In last months story, Top Ten Ways to Trim Storage Costs, we offered up some alternatives to expensive disk arrays and a few tips and technologies that can make storage more cost efficient. Since there are more than 10 ways to skin your storage budget, here are 10 more ways to keep costs down and streamline your storage environment.
There are so many ways to deduplicate data these days and more interesting approaches seem to emerge every week. One example is Nexsan DeDupe SG, which is said to cut power usage by 60 percent and storage capacity requirements by more than 30X, according to Victoria Grey, senior vice president of marketing for Nexsan.
The first generation of deduplication systems focused on saving storage capacity, she said. The DeDupe SG delivers 10-30X deduplication rates while being the only power-managed deduplication solution that saves on energy and data center cooling costs between backups.
Nexsans disk-based deduplication solution provides backups at 750MBps via CIFS and NFS and up to 1500MBps with Symantec OST. Performance is given a further boost via a high-speed RAID subsystem. Time savings are achieved by first writing and storing backups on disk cache (deduping at a later time or concurrently) so that backup tasks are completed quicker.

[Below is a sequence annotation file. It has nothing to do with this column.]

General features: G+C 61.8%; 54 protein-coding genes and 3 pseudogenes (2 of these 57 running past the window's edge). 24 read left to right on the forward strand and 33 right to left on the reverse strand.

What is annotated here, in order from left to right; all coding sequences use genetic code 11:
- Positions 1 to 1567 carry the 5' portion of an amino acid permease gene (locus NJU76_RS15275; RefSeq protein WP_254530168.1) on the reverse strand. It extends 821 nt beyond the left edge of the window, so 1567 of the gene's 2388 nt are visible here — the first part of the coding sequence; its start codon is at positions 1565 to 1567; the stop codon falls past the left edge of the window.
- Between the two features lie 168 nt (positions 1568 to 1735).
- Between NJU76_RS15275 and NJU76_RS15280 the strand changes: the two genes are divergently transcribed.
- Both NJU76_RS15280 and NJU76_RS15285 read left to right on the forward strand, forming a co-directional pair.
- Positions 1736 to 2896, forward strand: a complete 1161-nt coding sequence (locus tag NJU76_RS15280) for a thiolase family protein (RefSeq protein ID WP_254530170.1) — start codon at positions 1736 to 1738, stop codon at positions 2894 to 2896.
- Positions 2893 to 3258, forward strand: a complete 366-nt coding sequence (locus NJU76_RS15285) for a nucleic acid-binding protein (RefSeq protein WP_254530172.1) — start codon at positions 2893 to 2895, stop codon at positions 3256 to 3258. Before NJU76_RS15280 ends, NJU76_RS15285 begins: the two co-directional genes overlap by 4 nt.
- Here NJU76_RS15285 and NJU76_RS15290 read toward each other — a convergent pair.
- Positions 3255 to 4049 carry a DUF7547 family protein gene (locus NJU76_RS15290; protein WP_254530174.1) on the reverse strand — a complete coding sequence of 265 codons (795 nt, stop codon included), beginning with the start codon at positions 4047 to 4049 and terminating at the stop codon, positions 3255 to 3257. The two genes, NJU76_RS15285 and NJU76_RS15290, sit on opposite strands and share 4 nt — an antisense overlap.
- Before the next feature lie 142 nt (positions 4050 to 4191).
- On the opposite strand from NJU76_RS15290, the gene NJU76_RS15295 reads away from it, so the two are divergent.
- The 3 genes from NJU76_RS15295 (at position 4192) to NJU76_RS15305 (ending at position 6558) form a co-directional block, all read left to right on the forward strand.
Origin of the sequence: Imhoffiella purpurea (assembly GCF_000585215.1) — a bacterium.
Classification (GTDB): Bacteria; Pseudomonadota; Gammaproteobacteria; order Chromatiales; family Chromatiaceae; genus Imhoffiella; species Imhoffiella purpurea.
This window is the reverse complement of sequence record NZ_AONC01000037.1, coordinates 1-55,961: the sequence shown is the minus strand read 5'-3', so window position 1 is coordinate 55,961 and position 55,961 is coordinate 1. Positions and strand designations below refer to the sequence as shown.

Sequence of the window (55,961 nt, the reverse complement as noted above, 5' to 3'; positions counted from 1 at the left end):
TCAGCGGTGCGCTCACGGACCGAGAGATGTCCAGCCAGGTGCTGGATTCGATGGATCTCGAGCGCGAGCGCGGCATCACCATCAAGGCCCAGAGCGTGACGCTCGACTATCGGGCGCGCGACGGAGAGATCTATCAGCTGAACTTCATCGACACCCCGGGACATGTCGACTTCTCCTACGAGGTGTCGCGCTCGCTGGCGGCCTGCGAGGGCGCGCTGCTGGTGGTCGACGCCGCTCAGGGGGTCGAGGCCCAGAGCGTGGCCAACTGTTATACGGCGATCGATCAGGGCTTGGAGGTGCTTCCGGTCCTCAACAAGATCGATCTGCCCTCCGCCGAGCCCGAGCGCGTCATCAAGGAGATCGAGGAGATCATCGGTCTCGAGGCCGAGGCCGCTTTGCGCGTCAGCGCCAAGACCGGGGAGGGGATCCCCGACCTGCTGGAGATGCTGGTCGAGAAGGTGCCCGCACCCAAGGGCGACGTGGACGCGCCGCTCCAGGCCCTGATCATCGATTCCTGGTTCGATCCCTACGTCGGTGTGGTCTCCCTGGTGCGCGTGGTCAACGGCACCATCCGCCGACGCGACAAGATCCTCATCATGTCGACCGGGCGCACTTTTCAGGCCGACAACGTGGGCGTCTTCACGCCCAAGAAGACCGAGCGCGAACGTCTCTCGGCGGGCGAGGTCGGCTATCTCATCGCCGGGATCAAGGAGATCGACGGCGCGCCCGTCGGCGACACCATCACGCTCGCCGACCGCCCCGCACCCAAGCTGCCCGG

File Servers Begone!
Moosa Matariyeh, an enterprise storage specialist at CDW advises users to ditch their many file servers and switch to NAS appliances, which, he said, are lower cost, easier-to-administer and consume less power.
If file servers are used, though, there is a way to get more out of them and reduce storage costs. NXPowerLite for File Servers by Neuxpower was designed to shrink bloated Microsoft Office and JPEG files to a fraction of their original size to improve network efficiency, shorten backup windows, and reclaim primary storage resources. Neuxpower optimizes such files, as well as Microsoft PowerPoint, Word, and Excel files, by removing any excess "baggage" and converting graphics to the most appropriate file format and resolution.http://o1.qnsr.com/log/p.gif?;n=203;c=204655439;s=10655;x=7936;f=201806121855330;u=j;z=TIMESTAMP;a=20400368;e=i
Most files are reduced by up to 95 percent of their original size, remain in their original format and retain all their original attributes and functionality, so they can be opened and edited by anyone, said Mike Power, CEO of Neuxpower. They do not need to be unzipped, decompressed or rehydrated before use, and no special viewing software is required.
Using the Cloud for Backup